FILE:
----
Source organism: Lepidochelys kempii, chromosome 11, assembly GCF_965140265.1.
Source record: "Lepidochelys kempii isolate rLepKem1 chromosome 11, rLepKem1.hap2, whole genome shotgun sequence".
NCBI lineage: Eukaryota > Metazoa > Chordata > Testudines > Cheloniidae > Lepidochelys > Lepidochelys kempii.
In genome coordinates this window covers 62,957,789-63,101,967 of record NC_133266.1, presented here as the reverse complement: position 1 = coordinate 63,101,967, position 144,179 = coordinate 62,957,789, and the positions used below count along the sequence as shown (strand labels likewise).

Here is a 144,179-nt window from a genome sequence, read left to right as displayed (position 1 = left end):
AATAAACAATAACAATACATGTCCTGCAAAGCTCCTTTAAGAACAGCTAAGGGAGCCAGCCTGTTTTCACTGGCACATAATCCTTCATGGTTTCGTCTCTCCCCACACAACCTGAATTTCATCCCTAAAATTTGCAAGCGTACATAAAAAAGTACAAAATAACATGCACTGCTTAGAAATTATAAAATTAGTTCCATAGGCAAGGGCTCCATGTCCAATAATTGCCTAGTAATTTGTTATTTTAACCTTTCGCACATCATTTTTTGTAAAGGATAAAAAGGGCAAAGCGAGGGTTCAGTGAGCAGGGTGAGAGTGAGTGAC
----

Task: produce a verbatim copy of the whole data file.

Source organism: Lepidochelys kempii, chromosome 11, assembly GCF_965140265.1.
Source record: "Lepidochelys kempii isolate rLepKem1 chromosome 11, rLepKem1.hap2, whole genome shotgun sequence".
NCBI lineage: Eukaryota > Metazoa > Chordata > Testudines > Cheloniidae > Lepidochelys > Lepidochelys kempii.
In genome coordinates this window covers 62,957,789-63,101,967 of record NC_133266.1, presented here as the reverse complement: position 1 = coordinate 63,101,967, position 144,179 = coordinate 62,957,789, and the positions used below count along the sequence as shown (strand labels likewise).

Here is a 144,179-nt window from a genome sequence, read left to right as displayed (position 1 = left end):
AATAAACAATAACAATACATGTCCTGCAAAGCTCCTTTAAGAACAGCTAAGGGAGCCAGCCTGTTTTCACTGGCACATAATCCTTCATGGTTTCGTCTCTCCCCACACAACCTGAATTTCATCCCTAAAATTTGCAAGCGTACATAAAAAAGTACAAAATAACATGCACTGCTTAGAAATTATAAAATTAGTTCCATAGGCAAGGGCTCCATGTCCAATAATTGCCTAGTAATTTGTTATTTTAACCTTTCGCACATCATTTTTTGTAAAGGATAAAAAGGGCAAAGCGAGGGTTCAGTGAGCAGGGTGAGAGTGAGTGAC